How much home health care can I buy for $90k/year here? How much can you buy for $125k/year or more in New York? Quite a bit IMO. Especially if you're talking about various levels of care - and you don't need skilled care 24/7. My father - 97 - was diagnosed with pancreatic cancer 4 months ago - and given 6-12 months to live. He is still doing fine - thank you very much . But if/when he starts to decline - he'll do it at home in his independent senior living villa. Because that is his wish. He wants his big screen TVs - his computer - his king sized bed - everything he has at home - to the end. And I honestly can't see that whatever he needs/wants will be more expensive at home than moving him into a SNF. If he winds up needing something like pain meds - home hospice can take care of that.

When it came to my late FIL in the SNF - the hardest thing for him was his diet. Very restricted because he had CHF. But that is something one can manage at home - although it might be tedious and perhaps expensive. That SNF is currently 2/3 Medicaid residents. The care is good but the rooms are teeny tiny. My father doesn't care to live there unless absolutely 100% necessary - and I am on the same page with him.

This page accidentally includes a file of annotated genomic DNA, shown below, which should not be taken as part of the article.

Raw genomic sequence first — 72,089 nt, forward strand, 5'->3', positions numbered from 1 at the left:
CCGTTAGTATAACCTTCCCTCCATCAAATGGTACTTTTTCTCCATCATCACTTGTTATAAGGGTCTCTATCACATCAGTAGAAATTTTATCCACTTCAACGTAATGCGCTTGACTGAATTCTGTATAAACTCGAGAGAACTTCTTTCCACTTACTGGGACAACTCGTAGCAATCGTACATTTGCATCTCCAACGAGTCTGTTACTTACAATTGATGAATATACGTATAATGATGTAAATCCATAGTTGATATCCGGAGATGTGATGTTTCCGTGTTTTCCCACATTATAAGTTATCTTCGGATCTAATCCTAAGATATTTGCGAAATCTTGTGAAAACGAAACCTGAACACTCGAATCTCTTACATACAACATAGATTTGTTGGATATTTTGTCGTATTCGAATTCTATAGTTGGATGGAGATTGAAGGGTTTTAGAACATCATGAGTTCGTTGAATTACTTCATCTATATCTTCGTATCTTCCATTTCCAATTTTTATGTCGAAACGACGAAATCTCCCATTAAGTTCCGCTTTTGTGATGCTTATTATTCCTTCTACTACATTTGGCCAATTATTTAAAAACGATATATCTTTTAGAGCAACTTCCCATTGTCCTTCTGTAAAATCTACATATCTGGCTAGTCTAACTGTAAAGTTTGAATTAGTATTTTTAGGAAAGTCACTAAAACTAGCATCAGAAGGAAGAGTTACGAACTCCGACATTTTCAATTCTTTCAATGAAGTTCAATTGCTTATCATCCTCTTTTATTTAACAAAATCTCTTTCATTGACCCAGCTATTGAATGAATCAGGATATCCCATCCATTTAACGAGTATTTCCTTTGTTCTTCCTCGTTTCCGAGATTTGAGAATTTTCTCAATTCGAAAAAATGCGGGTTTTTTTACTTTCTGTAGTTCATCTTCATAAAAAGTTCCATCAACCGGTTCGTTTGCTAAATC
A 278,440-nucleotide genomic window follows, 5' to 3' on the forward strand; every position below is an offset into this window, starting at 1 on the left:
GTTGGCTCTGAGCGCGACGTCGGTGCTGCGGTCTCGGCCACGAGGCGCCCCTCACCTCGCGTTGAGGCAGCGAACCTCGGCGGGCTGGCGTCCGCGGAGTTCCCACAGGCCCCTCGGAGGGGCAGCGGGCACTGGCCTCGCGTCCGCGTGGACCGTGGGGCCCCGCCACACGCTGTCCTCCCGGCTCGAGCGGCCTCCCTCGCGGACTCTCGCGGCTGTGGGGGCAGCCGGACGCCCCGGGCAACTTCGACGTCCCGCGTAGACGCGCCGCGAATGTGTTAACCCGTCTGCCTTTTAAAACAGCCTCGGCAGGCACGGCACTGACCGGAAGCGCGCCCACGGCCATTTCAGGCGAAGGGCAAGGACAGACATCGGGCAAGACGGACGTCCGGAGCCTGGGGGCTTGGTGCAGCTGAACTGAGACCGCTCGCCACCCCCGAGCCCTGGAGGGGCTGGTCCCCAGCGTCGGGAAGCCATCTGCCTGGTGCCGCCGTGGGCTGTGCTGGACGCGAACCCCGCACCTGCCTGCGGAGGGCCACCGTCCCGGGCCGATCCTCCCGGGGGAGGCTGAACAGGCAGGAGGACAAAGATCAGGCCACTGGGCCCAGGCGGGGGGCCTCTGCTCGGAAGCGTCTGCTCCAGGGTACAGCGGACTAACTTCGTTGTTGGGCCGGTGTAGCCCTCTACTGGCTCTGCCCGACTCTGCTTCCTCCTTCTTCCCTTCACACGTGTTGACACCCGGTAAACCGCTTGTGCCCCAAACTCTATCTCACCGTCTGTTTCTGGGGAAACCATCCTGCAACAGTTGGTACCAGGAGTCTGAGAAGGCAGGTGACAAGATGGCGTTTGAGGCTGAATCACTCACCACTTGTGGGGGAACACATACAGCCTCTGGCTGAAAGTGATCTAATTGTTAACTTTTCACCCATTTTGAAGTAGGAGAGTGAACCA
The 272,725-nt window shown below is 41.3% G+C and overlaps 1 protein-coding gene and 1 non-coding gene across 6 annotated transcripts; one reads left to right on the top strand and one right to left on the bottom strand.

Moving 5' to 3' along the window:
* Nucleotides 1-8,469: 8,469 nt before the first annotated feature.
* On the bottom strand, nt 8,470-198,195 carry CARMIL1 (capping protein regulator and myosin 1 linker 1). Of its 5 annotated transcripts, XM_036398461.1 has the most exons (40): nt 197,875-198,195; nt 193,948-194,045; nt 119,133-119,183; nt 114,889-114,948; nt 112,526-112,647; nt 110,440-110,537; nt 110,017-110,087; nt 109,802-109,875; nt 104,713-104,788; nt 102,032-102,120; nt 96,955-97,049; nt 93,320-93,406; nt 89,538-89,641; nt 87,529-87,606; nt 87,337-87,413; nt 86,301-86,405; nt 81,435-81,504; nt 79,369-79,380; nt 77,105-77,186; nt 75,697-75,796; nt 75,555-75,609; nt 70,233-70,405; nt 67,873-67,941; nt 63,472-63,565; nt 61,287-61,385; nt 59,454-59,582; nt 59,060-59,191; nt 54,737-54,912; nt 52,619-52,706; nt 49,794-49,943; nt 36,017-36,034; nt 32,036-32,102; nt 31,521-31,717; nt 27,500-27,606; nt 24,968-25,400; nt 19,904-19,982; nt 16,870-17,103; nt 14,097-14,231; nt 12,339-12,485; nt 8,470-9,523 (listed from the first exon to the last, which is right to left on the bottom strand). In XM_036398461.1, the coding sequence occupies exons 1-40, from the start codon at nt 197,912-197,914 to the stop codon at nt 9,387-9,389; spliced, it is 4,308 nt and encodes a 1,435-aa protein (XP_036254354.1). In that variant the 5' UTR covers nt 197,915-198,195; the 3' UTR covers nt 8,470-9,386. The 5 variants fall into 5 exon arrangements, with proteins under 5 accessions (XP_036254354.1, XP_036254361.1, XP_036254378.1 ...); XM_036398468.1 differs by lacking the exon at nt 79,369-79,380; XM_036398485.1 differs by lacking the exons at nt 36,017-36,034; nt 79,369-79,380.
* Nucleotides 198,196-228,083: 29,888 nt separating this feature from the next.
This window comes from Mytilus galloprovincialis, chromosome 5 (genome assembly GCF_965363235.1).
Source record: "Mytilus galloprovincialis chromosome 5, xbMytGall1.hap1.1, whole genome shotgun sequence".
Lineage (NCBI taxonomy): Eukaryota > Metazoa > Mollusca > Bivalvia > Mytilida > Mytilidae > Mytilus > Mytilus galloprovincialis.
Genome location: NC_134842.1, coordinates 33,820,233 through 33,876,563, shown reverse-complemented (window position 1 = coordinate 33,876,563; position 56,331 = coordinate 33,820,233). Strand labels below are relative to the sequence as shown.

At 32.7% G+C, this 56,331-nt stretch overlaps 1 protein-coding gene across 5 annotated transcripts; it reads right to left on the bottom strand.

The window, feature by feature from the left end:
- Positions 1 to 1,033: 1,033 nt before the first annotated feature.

Perhaps it is better that we figure out how to plan dying at home? Robyn
Excellent thoughts imo. Even if I could afford the pricey care at a SNF, honestly I wouldn't want it. I've seen enough of the reality of those places (they were "high quality") for elders I know. As long as pain could be managed, I'd want my comfy bed with my feisty Jack Russell (and spouse!) snuggled next to me, my great view out the bedroom window (if we're still here), eat what and when I want, watch my own TV/movies, blast Bach, and have people stopping in any time with offerings. The mere thought of being in a nursing home makes me break out in hives. We cannot control what happens, though.
Reply With Quote Quick reply to this message
 
Old 12-29-2015, 09:04 AM
 
Location: LTCShop.com
236 posts, read 113,208 times
Reputation: 151
Quote:
Originally Posted by mathjak107 View Post
assets transferred to an Irrevocable Trust are subject to federal gift tax. which means that up to $14,000 in assets may be transferred to the trust tax-free a year . Any assets exceeding $14,000 will be go against the lifetime credit i believe with no taxes for most folks actually paid . i am far from an expert on trusts so this is what i think but i could be wrong .
Pre-tax retirement accounts (e.g. 401k, 403b, traditional IRA, etc...) transferred into an irrevocable trust must have income tax paid on their full value the year in which the transfer is made. They are also subject to the gift tax.

Roth IRA's are never taxable.